Sport helps with recovery efforts
Trevor Brearty, founder of Seamwater, will give a presentation “Can Fly Fishing Heal?” at Wednesday’s meeting of the Olympia Chapter of Trout Unlimited.
Brearty uses fly fishing and fly tying as a learning platform to help behavioral growth in people looking to improve their current life, according to a club news release.
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After returning from duty in Iraq, the Elma resident struggled with depression, as well as drug and alcohol abuse. He found that fly fishing was a crucial element to his recovery.
Seamwater offers a variety of instructional classes aimed at all anglers, from total novices to seasoned veterans. You can learn more about Brearty at seamwater.com.
The meeting will begin at 7 p.m. at the North Olympia Fire Station, 5046 Boston Harbor Road NE, Olympia.
State trims hunting for antlerless deer
The number of days open to hunting for antlerless deer in northeastern Washington will be reduced. That follows a vote by the state Fish and Wildlife Commission its meeting June 10-11 in Olympia.
The commission agreed to reduce the number of antlerless white-tailed deer hunting days for archery to six and eliminate the muzzleloader season for antlerless white-tailed deer in the region, according to a release from the State Department of Fish and Wildlife. The changes will apply to game management units 101-121.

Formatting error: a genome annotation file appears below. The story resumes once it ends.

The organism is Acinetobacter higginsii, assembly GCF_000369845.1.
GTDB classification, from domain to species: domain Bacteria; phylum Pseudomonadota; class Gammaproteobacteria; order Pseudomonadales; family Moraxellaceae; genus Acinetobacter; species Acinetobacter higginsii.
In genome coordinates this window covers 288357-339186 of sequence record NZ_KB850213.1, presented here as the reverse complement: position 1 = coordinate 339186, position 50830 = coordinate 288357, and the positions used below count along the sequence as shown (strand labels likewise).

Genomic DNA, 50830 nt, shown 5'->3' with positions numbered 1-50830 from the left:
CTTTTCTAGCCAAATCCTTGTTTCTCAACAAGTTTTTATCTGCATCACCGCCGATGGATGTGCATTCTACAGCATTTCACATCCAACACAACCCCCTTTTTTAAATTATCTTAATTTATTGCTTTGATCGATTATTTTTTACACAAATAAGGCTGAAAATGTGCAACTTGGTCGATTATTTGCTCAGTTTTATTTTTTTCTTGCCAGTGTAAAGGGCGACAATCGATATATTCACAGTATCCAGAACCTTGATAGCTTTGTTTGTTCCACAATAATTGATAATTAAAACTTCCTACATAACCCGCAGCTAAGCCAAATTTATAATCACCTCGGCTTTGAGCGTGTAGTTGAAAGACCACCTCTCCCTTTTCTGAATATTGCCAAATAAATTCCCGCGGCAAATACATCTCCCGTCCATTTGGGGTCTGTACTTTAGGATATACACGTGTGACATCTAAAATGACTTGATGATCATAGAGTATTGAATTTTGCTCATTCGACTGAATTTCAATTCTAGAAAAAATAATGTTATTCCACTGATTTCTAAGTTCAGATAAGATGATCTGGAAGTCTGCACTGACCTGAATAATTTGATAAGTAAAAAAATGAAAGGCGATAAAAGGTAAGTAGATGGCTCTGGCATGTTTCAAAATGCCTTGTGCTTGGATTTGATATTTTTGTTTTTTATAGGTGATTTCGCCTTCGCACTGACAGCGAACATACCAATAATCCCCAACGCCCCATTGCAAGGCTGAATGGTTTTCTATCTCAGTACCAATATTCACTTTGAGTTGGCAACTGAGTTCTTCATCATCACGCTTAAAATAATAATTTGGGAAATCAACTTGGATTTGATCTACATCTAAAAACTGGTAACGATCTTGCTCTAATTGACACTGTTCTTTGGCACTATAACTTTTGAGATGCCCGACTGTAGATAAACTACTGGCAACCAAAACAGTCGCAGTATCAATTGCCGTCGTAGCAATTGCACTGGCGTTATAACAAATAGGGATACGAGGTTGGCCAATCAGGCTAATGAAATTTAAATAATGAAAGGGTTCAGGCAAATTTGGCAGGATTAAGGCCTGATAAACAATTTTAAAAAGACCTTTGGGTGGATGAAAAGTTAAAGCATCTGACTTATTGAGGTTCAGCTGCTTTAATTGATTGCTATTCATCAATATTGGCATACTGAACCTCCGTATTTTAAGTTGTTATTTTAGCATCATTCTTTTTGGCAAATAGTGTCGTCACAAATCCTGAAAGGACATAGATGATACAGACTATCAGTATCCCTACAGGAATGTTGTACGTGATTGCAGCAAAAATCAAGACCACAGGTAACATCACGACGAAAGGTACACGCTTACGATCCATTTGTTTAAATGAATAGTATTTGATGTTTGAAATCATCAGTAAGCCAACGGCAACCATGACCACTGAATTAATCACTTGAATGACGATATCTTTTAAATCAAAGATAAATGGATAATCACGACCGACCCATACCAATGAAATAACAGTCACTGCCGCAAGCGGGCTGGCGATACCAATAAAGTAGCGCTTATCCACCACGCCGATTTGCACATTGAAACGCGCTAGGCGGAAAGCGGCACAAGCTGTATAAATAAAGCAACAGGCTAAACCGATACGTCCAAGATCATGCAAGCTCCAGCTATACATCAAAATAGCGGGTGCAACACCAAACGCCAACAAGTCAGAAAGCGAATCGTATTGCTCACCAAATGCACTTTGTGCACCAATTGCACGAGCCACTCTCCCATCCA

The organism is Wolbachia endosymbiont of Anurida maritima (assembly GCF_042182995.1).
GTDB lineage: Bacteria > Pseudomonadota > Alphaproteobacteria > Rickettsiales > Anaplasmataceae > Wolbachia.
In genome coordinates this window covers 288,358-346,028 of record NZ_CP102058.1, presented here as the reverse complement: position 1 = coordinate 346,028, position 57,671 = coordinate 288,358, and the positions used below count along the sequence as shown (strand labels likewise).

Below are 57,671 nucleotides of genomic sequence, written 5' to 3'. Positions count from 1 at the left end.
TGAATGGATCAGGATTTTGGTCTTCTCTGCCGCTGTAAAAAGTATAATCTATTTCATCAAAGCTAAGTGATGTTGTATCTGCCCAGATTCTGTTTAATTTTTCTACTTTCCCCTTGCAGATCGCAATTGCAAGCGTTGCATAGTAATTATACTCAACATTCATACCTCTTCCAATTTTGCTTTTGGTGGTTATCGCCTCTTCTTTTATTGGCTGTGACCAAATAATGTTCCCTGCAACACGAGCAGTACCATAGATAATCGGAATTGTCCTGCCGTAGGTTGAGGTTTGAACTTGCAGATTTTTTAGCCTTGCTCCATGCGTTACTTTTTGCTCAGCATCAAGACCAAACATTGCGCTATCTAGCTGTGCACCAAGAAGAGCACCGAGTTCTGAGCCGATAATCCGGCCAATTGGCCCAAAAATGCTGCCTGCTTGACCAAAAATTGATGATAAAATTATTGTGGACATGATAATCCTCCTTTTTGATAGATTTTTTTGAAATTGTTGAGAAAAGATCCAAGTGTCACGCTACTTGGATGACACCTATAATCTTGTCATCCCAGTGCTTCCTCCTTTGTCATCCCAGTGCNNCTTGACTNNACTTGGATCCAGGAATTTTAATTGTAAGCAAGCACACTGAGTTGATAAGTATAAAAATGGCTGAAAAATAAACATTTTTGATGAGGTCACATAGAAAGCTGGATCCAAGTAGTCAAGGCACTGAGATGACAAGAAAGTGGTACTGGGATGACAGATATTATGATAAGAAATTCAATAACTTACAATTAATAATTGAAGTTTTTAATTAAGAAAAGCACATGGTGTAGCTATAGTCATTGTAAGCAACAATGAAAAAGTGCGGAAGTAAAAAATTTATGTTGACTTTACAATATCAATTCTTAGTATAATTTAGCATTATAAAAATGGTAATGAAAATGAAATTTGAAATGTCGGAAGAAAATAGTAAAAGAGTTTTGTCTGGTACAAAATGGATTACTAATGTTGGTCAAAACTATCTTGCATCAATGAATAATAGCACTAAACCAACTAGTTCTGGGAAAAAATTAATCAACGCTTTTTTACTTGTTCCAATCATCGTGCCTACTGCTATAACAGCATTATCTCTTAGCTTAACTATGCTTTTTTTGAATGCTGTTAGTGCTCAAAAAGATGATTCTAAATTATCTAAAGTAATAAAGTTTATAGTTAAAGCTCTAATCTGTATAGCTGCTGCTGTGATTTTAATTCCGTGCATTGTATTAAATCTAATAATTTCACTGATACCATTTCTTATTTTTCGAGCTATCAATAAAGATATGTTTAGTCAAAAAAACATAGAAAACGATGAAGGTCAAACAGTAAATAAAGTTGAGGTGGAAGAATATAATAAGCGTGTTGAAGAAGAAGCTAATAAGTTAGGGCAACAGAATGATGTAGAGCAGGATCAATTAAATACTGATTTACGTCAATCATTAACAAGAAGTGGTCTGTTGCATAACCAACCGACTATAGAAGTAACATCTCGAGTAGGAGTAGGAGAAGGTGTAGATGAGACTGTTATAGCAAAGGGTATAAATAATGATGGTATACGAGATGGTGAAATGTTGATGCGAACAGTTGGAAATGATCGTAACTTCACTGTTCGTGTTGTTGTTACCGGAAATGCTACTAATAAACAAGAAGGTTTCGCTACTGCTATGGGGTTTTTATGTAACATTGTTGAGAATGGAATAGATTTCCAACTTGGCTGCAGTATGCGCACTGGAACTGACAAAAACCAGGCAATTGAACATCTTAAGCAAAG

The reduction is based on concerns about deer herds affected last year by an outbreak of blue tongue disease, a virus caused by biting gnats, said commission chairman Brad Smith. In April, the commission reduced the number of hunting days for antlerless deer for youth, seniors and hunters with disabilities to four this year.
Also at the meeting, the commission voted to keep killer whales and streaked horned larks on the state’s endangered species list. The department had recently updated status reviews for both species and recommended that they be kept on the list.
Grants will aid 6 lighthouses
Six Washington state lighthouses will receive grants from the state for restoration projects.
The $21,600 in grants from Lighthouse Environmental Programs are funded by the sales of Washington lighthouse license plates. Sales of those plates have provided more than $220,000 in grant funding since 2009.
The lighthouses receiving grants this year are: Mukilteo, $4,800 to replace windows; Patos Island in the San Juan Islands, $4,000 for an educational exhibit; Swiftsure Lightship in Seattle, $3,300 for a cook’s galley restoration; Burrows Island near Anacortes, $3,000 for a duplex restoration; Turn Point on Stuart Island in the San Juan Islands, $2,900 for floors and counters in the lighthouse keepers unit; and Point No Point on the Kitsap Peninsula, $3,600 for a workroom exterior door.
For each license plate sold or renewed, the program receives $28.
For more information, visit washingtonlighthouses.org.
Compiled by Jeffrey P. Mayor, firstname.lastname@example.org